The Volokh Conspiracy
Mostly law professors | Sometimes contrarian | Often libertarian | Always independent
Magistrate Judge David J. Waxse has been an active participant in the "magistrates' revolt," an effort by a handful of federal magistrate judges to advance more privacy-protective approaches to the Fourth Amendment and the statutory privacy laws. In March, Waxse handed down a decision rejecting a warrant to search several Hotmail email accounts on the ground that the two-step procedure used to execute email warrants violated the Fourth Amendment. Under the procedure, the warrant orders the service provider to hand over the entire account; the government then searches the entire account for the information sought in the warrant. Echoing his decision from 2015 about cellphone searches, Waxse held in March that this two-step procedure violates the Fourth Amendment particularity requirement unless the government includes a sufficient set of ex ante search protocols guiding the warrant.
The government then sought further review from the Article III district court.
District Judge Carlos Murguia has now handed down a new decision reviewing Magistrate Judge Waxse's March decision. Judge Murguia does not engage a first-principles rethinking of the law as did Magistrate Judge Waxse. Instead, Judge Murguia mostly follows the decisions of other courts.
Most importantly, Judge Murguia concludes that the two-step email warrant procedure satisfies the Fourth Amendment's particularity requirement without search protocols:
[T]his court concludes it was clearly erroneous or contrary to law for Judge Waxse to find it was not sufficiently particular. The warrant application identified with specificity the target email accounts to be searched and the evidence to be seized in connection with violations of 18 U.S.C. §§ 371 (conspiracy), 1029 (access device fraud), 1030 (computer intrusion), 1343 (wire fraud), and 2319 (copyright infringement), all occurring since September 7, 2008. The government stated with specificity the exact information it sought, thus leaving officers with little discretion to go outside the scope of the warrant. The application also included an affidavit detailing the criminal scheme and explaining the relevance of the evidence to the investigation. Rule 41(e) (2) authorizes the "seize first, search second" two-step process, thus allowing the government to obtain all of the data to later search for relevant evidence. And while Rule 41(e) (2) leaves open the question of particularity when the government seeks ESI, the majority of case law relating to the search of an email account has upheld the Government's ability to obtain the entirety of the account to then search for relevant evidence. Based on the current state of the law, this court finds Judge Waxse's decision regarding particularity was clearly erroneous or contrary to law.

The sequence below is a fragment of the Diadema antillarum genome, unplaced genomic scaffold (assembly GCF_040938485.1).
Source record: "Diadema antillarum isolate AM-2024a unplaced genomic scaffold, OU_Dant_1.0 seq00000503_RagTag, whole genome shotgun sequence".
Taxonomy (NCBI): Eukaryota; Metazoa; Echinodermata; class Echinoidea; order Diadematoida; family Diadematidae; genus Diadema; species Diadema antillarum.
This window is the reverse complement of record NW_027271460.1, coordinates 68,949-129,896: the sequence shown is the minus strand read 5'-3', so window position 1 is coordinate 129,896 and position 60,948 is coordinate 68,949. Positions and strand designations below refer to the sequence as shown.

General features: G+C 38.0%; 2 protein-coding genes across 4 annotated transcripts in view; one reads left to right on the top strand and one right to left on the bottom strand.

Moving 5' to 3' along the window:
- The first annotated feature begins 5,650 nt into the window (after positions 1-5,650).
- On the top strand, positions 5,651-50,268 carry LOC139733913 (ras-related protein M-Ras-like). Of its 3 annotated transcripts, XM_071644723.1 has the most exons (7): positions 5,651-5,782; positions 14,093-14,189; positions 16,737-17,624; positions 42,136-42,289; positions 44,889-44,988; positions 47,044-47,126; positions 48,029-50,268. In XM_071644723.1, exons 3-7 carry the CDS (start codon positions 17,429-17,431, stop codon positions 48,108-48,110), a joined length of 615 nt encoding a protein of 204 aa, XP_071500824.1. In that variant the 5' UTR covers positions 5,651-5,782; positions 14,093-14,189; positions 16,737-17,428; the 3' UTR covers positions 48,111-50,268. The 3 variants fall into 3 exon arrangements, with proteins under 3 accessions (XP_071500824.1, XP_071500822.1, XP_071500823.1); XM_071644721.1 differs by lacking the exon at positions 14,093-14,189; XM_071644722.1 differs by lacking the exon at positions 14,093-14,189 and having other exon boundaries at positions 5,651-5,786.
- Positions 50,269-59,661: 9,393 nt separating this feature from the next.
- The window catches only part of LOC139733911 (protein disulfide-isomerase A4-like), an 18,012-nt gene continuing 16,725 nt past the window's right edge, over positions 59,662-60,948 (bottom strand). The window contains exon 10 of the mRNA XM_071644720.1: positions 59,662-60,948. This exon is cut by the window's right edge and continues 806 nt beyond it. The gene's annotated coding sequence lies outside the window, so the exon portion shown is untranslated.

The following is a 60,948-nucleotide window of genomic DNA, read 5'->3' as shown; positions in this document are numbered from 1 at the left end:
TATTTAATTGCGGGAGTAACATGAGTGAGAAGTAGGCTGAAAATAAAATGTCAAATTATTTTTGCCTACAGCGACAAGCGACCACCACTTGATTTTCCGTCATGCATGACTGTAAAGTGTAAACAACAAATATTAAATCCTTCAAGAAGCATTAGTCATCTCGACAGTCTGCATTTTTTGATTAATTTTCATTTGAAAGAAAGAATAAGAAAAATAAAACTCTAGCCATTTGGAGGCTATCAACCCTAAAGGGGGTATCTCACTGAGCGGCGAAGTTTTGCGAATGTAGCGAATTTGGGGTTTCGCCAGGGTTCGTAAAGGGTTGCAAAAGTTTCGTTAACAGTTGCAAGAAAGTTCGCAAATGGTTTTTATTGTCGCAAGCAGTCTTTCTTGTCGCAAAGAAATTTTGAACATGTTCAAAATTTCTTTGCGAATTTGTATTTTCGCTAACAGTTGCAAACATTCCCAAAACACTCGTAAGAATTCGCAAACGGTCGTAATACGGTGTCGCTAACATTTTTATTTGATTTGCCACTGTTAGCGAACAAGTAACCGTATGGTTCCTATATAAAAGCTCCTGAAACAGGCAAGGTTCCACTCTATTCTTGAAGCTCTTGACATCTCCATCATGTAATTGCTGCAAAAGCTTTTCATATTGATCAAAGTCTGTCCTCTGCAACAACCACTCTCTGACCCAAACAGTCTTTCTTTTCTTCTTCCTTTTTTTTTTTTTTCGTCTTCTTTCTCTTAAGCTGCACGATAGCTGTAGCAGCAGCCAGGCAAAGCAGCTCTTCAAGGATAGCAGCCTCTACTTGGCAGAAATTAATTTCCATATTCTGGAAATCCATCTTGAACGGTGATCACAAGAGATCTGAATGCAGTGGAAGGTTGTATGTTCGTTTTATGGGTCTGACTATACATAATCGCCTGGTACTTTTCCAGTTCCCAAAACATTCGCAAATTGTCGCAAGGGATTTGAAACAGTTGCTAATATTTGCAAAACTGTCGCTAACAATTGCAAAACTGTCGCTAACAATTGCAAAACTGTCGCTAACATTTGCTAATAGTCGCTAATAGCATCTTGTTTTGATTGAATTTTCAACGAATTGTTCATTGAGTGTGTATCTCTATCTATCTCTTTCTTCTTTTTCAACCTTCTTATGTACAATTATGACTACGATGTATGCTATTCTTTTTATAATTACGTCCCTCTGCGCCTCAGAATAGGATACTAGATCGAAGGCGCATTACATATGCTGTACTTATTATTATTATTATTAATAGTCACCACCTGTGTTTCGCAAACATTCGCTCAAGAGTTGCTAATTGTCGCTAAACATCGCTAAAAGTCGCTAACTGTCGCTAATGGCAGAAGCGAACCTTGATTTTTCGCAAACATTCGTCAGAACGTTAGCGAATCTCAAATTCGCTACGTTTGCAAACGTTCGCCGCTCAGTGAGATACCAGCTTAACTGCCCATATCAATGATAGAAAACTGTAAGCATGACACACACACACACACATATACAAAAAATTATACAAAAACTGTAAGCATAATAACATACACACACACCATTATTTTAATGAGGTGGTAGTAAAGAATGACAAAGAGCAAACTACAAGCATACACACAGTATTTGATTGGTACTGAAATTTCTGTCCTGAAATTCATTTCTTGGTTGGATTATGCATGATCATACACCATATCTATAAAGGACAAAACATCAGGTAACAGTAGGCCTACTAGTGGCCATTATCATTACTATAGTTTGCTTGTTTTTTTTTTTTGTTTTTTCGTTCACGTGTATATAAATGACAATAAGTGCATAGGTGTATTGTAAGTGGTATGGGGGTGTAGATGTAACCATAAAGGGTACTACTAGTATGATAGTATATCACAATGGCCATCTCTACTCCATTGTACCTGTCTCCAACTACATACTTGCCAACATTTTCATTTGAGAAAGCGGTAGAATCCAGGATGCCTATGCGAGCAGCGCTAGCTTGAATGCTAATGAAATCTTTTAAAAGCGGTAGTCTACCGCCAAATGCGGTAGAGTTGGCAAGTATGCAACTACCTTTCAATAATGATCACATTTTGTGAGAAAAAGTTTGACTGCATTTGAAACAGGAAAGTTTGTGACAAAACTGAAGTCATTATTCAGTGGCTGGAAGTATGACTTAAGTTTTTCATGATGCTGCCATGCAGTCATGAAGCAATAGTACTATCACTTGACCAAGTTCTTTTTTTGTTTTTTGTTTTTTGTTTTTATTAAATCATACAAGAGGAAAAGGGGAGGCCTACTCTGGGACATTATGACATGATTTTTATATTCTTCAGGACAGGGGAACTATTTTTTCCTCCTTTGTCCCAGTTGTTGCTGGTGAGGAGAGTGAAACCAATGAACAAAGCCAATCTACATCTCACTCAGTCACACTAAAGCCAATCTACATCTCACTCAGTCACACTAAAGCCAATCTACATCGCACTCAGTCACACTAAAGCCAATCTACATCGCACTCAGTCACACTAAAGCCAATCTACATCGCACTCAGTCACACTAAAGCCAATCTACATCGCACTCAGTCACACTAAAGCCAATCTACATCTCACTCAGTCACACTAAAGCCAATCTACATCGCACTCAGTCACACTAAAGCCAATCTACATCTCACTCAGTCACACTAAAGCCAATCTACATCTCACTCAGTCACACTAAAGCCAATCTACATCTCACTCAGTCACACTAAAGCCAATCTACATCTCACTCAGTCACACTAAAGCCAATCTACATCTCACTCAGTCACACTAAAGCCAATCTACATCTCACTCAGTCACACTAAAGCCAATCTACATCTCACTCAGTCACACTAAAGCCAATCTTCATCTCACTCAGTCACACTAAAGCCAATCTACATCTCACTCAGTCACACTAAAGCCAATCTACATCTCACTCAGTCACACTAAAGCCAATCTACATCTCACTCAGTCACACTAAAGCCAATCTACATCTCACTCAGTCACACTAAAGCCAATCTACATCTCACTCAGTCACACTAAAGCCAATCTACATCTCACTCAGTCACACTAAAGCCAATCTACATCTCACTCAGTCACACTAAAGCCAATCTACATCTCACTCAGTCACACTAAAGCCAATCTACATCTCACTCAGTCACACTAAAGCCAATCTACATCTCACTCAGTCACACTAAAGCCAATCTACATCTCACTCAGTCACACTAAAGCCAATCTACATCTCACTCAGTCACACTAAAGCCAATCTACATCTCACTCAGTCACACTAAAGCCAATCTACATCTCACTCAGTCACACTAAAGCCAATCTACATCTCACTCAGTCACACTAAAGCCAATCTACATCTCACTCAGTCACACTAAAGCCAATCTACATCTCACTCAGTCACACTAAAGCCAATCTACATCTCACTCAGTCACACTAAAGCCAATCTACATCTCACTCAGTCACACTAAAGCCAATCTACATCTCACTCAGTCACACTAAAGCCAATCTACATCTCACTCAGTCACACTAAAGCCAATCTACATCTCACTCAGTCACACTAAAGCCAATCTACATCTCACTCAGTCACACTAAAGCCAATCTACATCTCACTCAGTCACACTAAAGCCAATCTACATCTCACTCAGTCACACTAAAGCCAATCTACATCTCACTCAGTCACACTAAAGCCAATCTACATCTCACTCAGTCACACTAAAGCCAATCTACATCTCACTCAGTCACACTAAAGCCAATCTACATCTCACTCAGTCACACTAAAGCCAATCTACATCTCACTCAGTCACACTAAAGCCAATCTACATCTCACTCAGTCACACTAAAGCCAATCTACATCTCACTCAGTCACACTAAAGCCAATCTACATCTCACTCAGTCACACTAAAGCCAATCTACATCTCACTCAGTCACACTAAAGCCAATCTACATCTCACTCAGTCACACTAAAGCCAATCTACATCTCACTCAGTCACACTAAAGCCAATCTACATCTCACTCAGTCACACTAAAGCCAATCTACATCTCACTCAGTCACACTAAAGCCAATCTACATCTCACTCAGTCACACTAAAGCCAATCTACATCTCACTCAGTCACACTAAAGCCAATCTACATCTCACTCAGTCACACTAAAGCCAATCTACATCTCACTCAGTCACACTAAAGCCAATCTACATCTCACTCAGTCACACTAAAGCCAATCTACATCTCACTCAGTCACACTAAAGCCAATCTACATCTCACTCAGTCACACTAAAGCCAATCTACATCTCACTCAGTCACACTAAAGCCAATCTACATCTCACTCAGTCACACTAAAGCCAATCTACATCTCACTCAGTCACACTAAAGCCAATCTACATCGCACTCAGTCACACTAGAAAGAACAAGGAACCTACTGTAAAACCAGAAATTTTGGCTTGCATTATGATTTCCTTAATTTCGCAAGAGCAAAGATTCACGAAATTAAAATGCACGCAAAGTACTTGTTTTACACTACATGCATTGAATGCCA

On the other hand, Judge Murguia agrees that probable cause was lacking in this application, and he refuses to consider the government's updated application that had a broader basis of cause. So the government wins on the big issue, but technically it loses on this particular application (which it can then just renew with more evidence).
Also interesting, albeit in dicta, Murguia states that ex ante search restrictions are not per se prohibited:
Various courts have held that ex ante instructions are permissible, but not required under the Fourth Amendment. See In re Search Warrant, 71 A. 3d 1158 (Vt. 2012) (rejecting "any blanket prohibition on ex ante search warrant instructions"); see also In the Matter of a Warrant for All Content & Other Info. Associated with the Email Account email@example.com Maintained at Premises Controlled By Google, Inc., 33 F. Supp. 3d 386, 397 (S.D.N.Y. 2014), as amended (Aug. 7, 2014) [hereinafter, SDNY Email] (noting there was no requirement that a "magistrate judge approving a warrant application must or should impose ex ante restrictions pertaining to the later execution of that warrant" (emphasis added); United States v. Christie, 717 F. 3d 1156, 1166-67 (10th Cir. 2013) (discussing that the Fourth Amendment particularity requirement may or may not require limitations ex ante; however, "even if courts do not specify particular search protocol up front in the warrant application process, they retain the flexibility to assess the reasonableness of the search protocols the government actually employed in its search after the fact, when the case comes to court, and in light of the totality of the circumstances."); United States v. Hill, 459 F. 3d 966, 978 (9th Cir. 2006) ("Moreover, in contrast to our discussion of the overbroad seizure claim above, there is no case law holding that an officer must justify the lack of a search protocol in order to support issuance of the warrant. As we have noted, we look favorably upon the inclusion of a search protocol; but its absence is not fatal")